Varsities resumption: NANS faults FG, says NUC unstable
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The National Association of Nigerian Students has faulted the Federal Government over the National Universities Commission’s instability in giving resumption directives to federal universities.
The PUNCH reported, Monday, how the NUC made a U-turn after it ordered the universities to resume amid the strike action of the Academic Staff Union of Universities.
Reacting in a statement issued by NANS National PRO, Giwa Temitope, made available to The PUNCH on Thursday, the student body noted that it was “highly shameful that the NUC was giving a directive and counter-directive on the same issue.”
“The contradicting statement of the NUC on the commencement of lectures across universities points to the fact that the the President, Major General Muhammadu Buhari(retd.)-led administration lacks coordination. It is highly shameful that the NUC was giving a directive and counter-directive on the same issue,” NANS said.
In the statement, NANS also addressed funding of universities and alleged mismanagement of funds.
It said, “Just recently, the Chairman, Senate Committee on Finance, Senator Solomon Olamilekan, during an interactive session with revenue generating agencies, lamented that “some universities generate N17bn annually and expend all, with no justification on how the funds were expended.”
“As an association, we find it important to set the record straight because he also called on the mass of Nigerian students to ask questions from university management on how these funds are being spent while calling on the Federal Government to stop funding education.
“Meanwhile, we have the Senate Committee on Tertiary Education tasked with the responsibility of performing oversight functions on the subject matter. We are also aware that the essence of the visitation panel which constitutes part of the FG/ASUU 2009 agreement is to monitor vice-chancellors and how they spend. This points to the fact that ASUU is very clear that VCs must be contributory and accountable.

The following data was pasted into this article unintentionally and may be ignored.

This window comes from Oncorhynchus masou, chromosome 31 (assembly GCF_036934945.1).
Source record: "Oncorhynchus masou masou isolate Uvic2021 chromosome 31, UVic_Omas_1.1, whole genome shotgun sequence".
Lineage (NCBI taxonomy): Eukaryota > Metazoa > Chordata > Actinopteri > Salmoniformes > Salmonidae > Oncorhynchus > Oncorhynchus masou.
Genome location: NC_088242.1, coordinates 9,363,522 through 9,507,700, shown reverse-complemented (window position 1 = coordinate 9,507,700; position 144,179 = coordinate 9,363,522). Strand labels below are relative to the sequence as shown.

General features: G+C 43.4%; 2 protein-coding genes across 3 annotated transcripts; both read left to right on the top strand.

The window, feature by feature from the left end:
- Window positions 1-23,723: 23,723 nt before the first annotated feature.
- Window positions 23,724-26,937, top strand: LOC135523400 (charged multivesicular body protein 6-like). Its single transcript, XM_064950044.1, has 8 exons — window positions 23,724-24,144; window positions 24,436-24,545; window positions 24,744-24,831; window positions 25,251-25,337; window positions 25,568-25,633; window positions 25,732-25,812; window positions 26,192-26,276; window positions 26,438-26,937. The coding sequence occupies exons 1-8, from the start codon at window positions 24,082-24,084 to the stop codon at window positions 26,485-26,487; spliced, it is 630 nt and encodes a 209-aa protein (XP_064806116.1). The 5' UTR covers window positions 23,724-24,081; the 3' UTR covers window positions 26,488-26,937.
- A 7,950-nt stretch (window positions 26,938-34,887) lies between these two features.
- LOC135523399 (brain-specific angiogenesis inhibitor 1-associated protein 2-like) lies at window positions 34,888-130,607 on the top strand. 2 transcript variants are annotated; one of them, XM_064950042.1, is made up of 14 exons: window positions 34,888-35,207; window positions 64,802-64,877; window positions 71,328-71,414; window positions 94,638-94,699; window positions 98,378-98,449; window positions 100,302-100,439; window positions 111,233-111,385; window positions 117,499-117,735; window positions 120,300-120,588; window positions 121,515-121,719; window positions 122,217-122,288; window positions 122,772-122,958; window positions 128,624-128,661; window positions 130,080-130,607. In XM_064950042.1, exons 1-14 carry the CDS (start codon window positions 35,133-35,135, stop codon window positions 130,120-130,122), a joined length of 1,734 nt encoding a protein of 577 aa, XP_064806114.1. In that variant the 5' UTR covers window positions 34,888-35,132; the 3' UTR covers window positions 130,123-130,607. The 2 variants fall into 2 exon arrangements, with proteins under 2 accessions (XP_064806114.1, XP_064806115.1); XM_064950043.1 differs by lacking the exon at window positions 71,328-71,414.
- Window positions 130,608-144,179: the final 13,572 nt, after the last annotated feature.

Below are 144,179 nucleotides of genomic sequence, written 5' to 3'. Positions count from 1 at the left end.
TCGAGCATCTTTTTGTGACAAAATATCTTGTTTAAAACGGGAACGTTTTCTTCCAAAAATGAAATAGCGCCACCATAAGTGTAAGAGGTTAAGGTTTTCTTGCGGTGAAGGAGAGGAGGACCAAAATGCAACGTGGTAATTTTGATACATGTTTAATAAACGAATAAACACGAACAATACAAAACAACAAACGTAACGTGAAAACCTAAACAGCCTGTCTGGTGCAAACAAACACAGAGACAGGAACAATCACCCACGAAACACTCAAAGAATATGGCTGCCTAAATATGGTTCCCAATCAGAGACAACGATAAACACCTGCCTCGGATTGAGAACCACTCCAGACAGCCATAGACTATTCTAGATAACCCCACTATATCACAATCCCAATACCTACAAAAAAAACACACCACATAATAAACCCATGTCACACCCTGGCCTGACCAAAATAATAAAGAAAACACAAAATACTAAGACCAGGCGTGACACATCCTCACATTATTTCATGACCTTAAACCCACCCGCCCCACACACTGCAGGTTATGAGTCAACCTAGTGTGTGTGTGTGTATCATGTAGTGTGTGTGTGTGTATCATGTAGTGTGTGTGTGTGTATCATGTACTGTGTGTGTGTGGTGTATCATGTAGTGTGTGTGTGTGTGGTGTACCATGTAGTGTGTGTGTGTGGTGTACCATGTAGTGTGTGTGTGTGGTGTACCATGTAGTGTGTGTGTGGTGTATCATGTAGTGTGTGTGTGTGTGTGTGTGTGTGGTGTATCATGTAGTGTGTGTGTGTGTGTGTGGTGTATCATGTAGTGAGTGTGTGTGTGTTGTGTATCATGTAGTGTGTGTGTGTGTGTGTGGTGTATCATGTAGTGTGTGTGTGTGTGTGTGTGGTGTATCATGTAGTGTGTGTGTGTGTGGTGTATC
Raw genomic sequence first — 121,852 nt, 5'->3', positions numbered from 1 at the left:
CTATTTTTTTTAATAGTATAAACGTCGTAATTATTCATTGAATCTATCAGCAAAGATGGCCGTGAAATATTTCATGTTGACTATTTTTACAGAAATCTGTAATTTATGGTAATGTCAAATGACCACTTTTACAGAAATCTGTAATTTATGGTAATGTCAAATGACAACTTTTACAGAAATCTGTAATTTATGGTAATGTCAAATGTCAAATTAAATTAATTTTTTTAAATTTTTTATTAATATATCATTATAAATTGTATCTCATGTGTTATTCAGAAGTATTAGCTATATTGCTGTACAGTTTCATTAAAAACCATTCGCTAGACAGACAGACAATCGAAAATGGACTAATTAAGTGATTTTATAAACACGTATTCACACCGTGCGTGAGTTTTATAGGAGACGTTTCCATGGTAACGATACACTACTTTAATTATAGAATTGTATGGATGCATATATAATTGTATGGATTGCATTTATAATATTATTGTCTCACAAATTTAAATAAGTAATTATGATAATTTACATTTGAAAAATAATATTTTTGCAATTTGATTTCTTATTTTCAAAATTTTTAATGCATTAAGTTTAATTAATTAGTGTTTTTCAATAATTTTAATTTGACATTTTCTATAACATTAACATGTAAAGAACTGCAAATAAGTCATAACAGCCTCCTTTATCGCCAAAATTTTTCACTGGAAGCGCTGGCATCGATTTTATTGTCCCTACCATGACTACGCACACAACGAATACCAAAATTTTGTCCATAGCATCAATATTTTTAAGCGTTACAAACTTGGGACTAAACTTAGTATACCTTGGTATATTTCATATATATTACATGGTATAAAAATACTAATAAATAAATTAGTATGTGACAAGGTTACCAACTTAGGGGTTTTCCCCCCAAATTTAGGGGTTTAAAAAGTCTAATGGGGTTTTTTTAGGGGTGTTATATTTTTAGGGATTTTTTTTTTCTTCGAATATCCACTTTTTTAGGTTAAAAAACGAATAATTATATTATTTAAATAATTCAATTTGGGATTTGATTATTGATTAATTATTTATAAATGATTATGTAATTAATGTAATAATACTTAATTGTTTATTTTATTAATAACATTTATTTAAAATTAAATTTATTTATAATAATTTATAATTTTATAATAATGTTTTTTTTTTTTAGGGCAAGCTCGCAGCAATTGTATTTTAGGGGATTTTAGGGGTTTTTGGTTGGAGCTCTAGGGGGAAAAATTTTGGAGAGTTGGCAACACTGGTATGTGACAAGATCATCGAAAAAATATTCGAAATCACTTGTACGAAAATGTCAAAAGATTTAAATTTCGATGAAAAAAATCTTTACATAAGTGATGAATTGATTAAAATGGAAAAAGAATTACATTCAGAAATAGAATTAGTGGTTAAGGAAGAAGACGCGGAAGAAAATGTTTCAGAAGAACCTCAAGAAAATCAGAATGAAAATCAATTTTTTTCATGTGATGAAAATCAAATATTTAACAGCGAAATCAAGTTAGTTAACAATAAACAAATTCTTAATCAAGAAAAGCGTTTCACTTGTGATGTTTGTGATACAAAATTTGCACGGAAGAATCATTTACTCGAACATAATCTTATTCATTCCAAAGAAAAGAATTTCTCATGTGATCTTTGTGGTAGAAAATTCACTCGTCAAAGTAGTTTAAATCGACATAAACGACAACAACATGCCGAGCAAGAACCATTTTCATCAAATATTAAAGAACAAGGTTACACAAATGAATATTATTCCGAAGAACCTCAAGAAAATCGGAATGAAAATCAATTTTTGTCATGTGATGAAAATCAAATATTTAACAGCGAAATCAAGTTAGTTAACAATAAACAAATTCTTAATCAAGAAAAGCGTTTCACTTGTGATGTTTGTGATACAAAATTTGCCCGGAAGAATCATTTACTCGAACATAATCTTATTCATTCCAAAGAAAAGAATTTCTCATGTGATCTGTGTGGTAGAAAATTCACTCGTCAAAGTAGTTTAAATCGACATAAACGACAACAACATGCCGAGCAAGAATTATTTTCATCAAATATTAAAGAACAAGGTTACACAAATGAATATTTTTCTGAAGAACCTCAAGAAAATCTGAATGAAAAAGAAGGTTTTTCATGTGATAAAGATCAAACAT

“It is on record that in 2013, during the strike action that was embarked upon by ASUU, the Federal Government released about N200bn in two tranches, as revitalisation fund. We are also aware that out of the about N200bn, about N5bn was given to Obafemi Awolowo University for the construction of four standard hostels (two male and two female hostels) on campus, while other universities got the same or equal amount. Unfortunately, till this very moment, no one knows how this fund was spent by university managements. So, in this regard, the government has failed on the question of accountability.”
“We believe that this call is most ridiculous and has also exposed him (Senator Olamilekan) as a misfit for the office he presently occupies. Education, as much as we know is on the concurrent list which automatically gives responsibility to both the state and FG to fund. Also, Section 18 of the Constitution of the Federal Republic of Nigeria, 1999 (as amended) mandates the government to make education accessible and affordable (ultimately free) for the citizens. Unfortunately, a Senator is asking the Federal Government to stop funding education.
“We understand that this is the plan of the Nigerian government because successive administrations in the country have at one point or the other taken steps towards commercialising education thereby weaponising ignorance. At least, we read of how a Federal Government Committee recommended in 2012 that universities should start charging between N450,000 and N525,000 as tuition fees.
“The remedy to the strike action embarked upon by ASUU is for the Federal Government to be up to the task of governance. Beyond the court judgment which we are not so sure that ASUU will obey, the Federal Government should start funding education. Nigeria must not be an exemption in terms of access to quality education.
“Nigerian students will not relent on our clamour for improved academic environment for Nigerian students. We shall continue to organise, not agonise.”